Orginal Publication Date
MCV/Q, Medical College of Virginia Quarterly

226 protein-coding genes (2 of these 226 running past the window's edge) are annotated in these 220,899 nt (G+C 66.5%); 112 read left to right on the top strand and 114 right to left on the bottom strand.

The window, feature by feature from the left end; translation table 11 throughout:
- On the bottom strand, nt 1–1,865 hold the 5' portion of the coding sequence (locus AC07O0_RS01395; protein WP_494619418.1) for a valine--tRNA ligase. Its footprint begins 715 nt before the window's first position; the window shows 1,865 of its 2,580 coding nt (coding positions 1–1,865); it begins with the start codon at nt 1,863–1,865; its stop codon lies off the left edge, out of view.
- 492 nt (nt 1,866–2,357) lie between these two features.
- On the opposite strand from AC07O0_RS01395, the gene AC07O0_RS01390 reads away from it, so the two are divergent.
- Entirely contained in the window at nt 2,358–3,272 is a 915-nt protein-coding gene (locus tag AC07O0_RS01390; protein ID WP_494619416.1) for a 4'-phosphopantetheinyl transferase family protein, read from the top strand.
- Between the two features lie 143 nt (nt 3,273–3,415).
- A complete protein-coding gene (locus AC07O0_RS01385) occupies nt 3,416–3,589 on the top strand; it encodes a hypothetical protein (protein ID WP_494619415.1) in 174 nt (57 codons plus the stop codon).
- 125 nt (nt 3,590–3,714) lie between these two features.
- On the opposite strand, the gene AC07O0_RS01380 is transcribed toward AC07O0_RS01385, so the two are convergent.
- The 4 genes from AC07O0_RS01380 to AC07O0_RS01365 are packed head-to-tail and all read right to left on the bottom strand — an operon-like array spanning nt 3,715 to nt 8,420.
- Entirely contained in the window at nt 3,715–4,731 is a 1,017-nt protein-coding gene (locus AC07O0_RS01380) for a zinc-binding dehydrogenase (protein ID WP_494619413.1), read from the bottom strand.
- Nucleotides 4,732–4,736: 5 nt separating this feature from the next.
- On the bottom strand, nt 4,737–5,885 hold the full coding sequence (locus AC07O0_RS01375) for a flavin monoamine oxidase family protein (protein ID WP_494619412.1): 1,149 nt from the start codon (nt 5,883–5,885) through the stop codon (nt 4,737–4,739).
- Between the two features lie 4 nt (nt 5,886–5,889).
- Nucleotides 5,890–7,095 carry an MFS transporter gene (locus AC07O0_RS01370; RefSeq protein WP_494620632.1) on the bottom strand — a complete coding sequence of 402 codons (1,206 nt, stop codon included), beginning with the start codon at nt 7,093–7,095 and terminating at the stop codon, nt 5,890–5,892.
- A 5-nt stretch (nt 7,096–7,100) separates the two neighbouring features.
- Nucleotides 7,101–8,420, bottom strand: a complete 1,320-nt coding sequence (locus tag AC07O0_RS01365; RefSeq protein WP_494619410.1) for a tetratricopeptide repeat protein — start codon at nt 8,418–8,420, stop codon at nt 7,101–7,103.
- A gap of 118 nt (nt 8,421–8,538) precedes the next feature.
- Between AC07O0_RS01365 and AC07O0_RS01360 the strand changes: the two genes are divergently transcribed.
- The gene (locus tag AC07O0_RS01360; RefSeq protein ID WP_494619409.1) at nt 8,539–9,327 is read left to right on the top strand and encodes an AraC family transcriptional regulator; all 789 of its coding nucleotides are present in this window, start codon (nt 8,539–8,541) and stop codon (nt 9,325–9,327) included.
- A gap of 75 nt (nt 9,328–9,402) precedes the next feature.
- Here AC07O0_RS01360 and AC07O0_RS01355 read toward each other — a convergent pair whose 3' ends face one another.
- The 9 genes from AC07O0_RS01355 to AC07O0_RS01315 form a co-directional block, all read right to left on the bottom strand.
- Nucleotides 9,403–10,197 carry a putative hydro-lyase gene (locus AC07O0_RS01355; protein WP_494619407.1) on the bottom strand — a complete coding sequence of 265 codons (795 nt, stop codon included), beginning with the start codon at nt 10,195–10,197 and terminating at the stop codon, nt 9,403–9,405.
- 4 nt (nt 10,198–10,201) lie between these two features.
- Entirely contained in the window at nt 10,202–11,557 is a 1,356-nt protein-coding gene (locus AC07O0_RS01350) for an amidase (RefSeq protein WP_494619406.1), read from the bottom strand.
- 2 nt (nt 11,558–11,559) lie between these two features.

All surgical procedures designed to preserve or improve function in the extremities, whether in rheumatoid arthritis or not, must consider the functional emphasis of the upper extremity as compared to the lower extremity. The upper extremity has, as its primary goal, mobility and prehension, whereas in the lower extremity, stability is the most important goal, mobility the next in order of importance, and prehension the least important. For example, the feet fulfill a need for stability with very little requirement for prehension, but the hand is more an instrument for prehension and there is less need to consider stability. I have divided surgery in the upper extremity of the rheumatoid patient into the surgery of prevention and the surgery of repair--that is, those procedures designed to prevent the loss of function and those designed to restore some measure of function.
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